EC approves Vidaza as a new treatment for elderly patients with AML

Posted: 30 October 2015 |

Dr Hervé Dombret says the ‘announcement brings hope to patients with AML, particularly the elderly and more frail patients who cannot undergo intensive therapies’…

The European Commission (EC) has approved Celgene‘s Vidaza (azacitidine for injection) for the treatment of adult patients aged 65 years or older with acute myeloid leukaemia (AML) who are not eligible for haematopoietic stem cell transplantation (HSCT).


The Vidaza Marketing Authorisation has been updated to include this new indication in AML, covering patients who have >30% myeloblasts according to the WHO classification; previously, the indication covered AML patients with <30% blasts.

Myeloblasts are white cells in the bone marrow; in AML, their functioning is disrupted and results in numerous non-functioning white cells, which can potentially interfere with the body’s ability to control infections and can lead to anaemia and haemorrhages.

For many patients, AML is typically associated with a poor prognosis particularly for those patients who cannot tolerate potentially curative therapies like stem cell transplantation. In Europe, more than 14,000 people suffer from AML, and most of these patients will die within less than one year. As an acute leukaemia, AML progresses rapidly and is typically fatal within months if stem cell transplantation is not an option. In elderly patients ( >65 years), overall survival with AML has not improved in more than 40 years, and there is a clear need for treatments that can support this patient population.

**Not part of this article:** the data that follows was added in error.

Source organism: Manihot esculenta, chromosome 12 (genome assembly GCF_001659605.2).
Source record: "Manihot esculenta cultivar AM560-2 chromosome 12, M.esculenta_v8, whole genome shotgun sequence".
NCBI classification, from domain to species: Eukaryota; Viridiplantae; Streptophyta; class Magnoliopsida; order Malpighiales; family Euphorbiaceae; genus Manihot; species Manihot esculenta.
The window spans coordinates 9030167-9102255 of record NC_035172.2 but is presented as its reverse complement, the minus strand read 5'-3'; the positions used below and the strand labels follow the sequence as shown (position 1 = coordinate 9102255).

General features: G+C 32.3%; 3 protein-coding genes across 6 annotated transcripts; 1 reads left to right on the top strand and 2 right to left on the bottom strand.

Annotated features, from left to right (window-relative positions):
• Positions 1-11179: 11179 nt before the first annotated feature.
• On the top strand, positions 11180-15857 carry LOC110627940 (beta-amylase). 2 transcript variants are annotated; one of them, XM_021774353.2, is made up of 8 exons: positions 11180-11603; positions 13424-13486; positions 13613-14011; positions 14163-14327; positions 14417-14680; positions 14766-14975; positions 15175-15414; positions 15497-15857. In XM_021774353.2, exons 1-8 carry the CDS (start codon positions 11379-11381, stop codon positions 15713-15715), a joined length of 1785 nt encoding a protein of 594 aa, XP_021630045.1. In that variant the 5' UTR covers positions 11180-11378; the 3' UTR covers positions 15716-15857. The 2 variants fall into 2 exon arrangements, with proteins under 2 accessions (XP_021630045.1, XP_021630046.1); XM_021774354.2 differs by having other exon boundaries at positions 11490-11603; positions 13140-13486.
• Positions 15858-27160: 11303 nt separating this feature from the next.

New Vidaza approval provides a new treatment option for a previously underserved group of patients

“Today’s announcement brings hope to patients with AML, particularly the elderly and more frail patients who cannot undergo intensive therapies such as stem cell transplantation,” said Hervé Dombret, M.D., Chief, Blood Disease Department (Leukaemia Unit), University Hospital Saint-Louis, AP-HP, Paris, France. “Azacitidine has demonstrated a median overall survival of 10.4 months in these patients, which is a clinically relevant benefit and gives us a new treatment option in a previously underserved group of patients.”

The EC decision is based on data from the AML-001 study of patients at least 65 years old with newly diagnosed or secondary AML with >30% bone marrow blasts. Vidaza plus best supportive care was compared with conventional care regimens. Median overall survival (OS), the primary endpoint of the study, was 10.4 months for patients receiving Vidaza compared with 6.5 months for patients receiving conventional treatment regimens. One-year survival rates with azacitidine and conventional treatment regimens were 46.5% and 34.2%, respectively.

Because this new therapeutic indication brings significant clinical benefit in comparison with existing therapies as determined through the Regulatory Review process, Vidaza will receive extended market protection in all its indications for an additional year throughout the European Economic Area.

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